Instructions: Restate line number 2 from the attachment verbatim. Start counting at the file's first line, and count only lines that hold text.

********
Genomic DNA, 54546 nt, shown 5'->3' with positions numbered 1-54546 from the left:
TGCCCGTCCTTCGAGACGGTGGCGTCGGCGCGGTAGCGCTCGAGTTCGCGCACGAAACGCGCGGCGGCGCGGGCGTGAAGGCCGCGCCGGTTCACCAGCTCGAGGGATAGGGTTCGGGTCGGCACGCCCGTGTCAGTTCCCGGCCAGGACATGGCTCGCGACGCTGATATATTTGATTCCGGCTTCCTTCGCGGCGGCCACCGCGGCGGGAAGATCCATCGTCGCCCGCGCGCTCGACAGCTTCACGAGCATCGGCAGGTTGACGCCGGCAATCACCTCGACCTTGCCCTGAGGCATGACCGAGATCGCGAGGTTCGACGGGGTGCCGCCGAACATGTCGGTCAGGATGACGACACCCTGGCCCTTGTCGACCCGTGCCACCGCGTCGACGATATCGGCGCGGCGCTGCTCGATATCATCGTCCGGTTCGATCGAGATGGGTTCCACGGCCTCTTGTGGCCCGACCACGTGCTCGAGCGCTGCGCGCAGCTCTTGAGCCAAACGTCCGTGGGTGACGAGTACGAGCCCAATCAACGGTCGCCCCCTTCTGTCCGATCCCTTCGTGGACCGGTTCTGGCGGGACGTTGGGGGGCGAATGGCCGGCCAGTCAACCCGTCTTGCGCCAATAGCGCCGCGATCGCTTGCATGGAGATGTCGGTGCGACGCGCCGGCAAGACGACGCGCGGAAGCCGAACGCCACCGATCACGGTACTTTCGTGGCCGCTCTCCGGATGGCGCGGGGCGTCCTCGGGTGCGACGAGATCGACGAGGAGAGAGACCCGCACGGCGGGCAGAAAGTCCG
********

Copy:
TGCCCGTCCTTCGAGACGGTGGCGTCGGCGCGGTAGCGCTCGAGTTCGCGCACGAAACGCGCGGCGGCGCGGGCGTGAAGGCCGCGCCGGTTCACCAGCTCGAGGGATAGGGTTCGGGTCGGCACGCCCGTGTCAGTTCCCGGCCAGGACATGGCTCGCGACGCTGATATATTTGATTCCGGCTTCCTTCGCGGCGGCCACCGCGGCGGGAAGATCCATCGTCGCCCGCGCGCTCGACAGCTTCACGAGCATCGGCAGGTTGACGCCGGCAATCACCTCGACCTTGCCCTGAGGCATGACCGAGATCGCGAGGTTCGACGGGGTGCCGCCGAACATGTCGGTCAGGATGACGACACCCTGGCCCTTGTCGACCCGTGCCACCGCGTCGACGATATCGGCGCGGCGCTGCTCGATATCATCGTCCGGTTCGATCGAGATGGGTTCCACGGCCTCTTGTGGCCCGACCACGTGCTCGAGCGCTGCGCGCAGCTCTTGAGCCAAACGTCCGTGGGTGACGAGTACGAGCCCAATCAACGGTCGCCCCCTTCTGTCCGATCCCTTCGTGGACCGGTTCTGGCGGGACGTTGGGGGGCGAATGGCCGGCCAGTCAACCCGTCTTGCGCCAATAGCGCCGCGATCGCTTGCATGGAGATGTCGGTGCGACGCGCCGGCAAGACGACGCGCGGAAGCCGAACGCCACCGATCACGGTACTTTCGTGGCCGCTCTCCGGATGGCGCGGGGCGTCCTCGGGTGCGACGAGATCGACGAGGAGAGAGACCCGCACGGCGGGCAGAAAGTCCG